When dealing with guests and other stake holders a good image can influence their perception of the venue’s quality, values, and professionalism. It can lead to stronger relationships and repeat business.


Flexibility- Lastly, 40% of the job descriptions researched included flexibility and adaptability as a required trait. Event security is a job where no concert, convention, or sporting event are the same. Times of events change frequently. Hours may get extended. You may be asked to come in early or stay late.


Adaptability is your own ability to make changes in the environment. You could work in snowy weather (skiing competition), rainy weather (soccer game), indoors (basketball game or concert), or extremely hot weather (Racetrack).


Working a new post also requires some flexibility. People call in sick or quit and certain posts need to be covered. It’s easy to be comfortable in a familiar post but for learning it’s better to know several different posts. Be open to considering new roles and assignments. Some things are just out of your control so there is no reason to be upset about it. Adaptability and flexibility are crucial skills because change happens. Accept that change happens. It leaves room for new opportunities and assists in professional growth.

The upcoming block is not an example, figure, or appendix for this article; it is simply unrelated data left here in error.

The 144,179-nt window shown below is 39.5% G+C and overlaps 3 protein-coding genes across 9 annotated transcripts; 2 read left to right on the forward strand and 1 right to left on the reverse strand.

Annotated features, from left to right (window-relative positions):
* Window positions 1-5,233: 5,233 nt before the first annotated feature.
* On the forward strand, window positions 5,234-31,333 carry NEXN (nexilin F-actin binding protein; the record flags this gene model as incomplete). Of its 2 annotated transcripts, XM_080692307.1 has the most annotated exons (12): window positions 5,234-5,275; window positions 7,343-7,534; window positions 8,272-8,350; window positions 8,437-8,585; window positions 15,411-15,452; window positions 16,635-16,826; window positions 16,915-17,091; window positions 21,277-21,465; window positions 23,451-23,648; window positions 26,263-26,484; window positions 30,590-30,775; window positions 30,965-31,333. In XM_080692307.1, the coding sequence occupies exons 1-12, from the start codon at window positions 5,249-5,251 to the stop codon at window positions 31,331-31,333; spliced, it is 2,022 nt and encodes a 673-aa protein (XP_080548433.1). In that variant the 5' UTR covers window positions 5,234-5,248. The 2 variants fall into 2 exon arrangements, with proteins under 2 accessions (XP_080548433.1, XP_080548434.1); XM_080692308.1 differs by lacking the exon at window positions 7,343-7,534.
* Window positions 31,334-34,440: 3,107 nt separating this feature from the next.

In closing, remember character is really formed by an individual’s actions. Some of these actions, bad or good, might be formed out of habit. We as individuals tend to self-regulate. To do good, you must know what good is. In the genre of event security, you will deal with a great many people all with their own personalities; some good and some bad. One concert, or event, to the next will be different as will the fans attending. If you are working at an athletic event, then you will deal with hometown fans and visiting fans rooting for the opposing team. Character is who we are and if you want to have the character of a good event security professional then you must consider your habits, actions, and emotional responses. Are you easily angered? Are you sarcastic or condescending? Are you opinionated to a fault? Perhaps these are the things you need to work on to navigate event security.


“A bend in the road is not the end of the road, unless you fail to make the turn.” 

-Helen Keller-


I have had the privilege of working around the Delta Center, Utah Jazz, and the Smith Entertainment Group. I've observed, researched, and learned from a great many employees, managers, and colleagues in the event security industry. As a business owner in the security industry I have also managed and planned security operations for music festivals and conventions. The future looks bright in the event industry.

-Lee Barnard-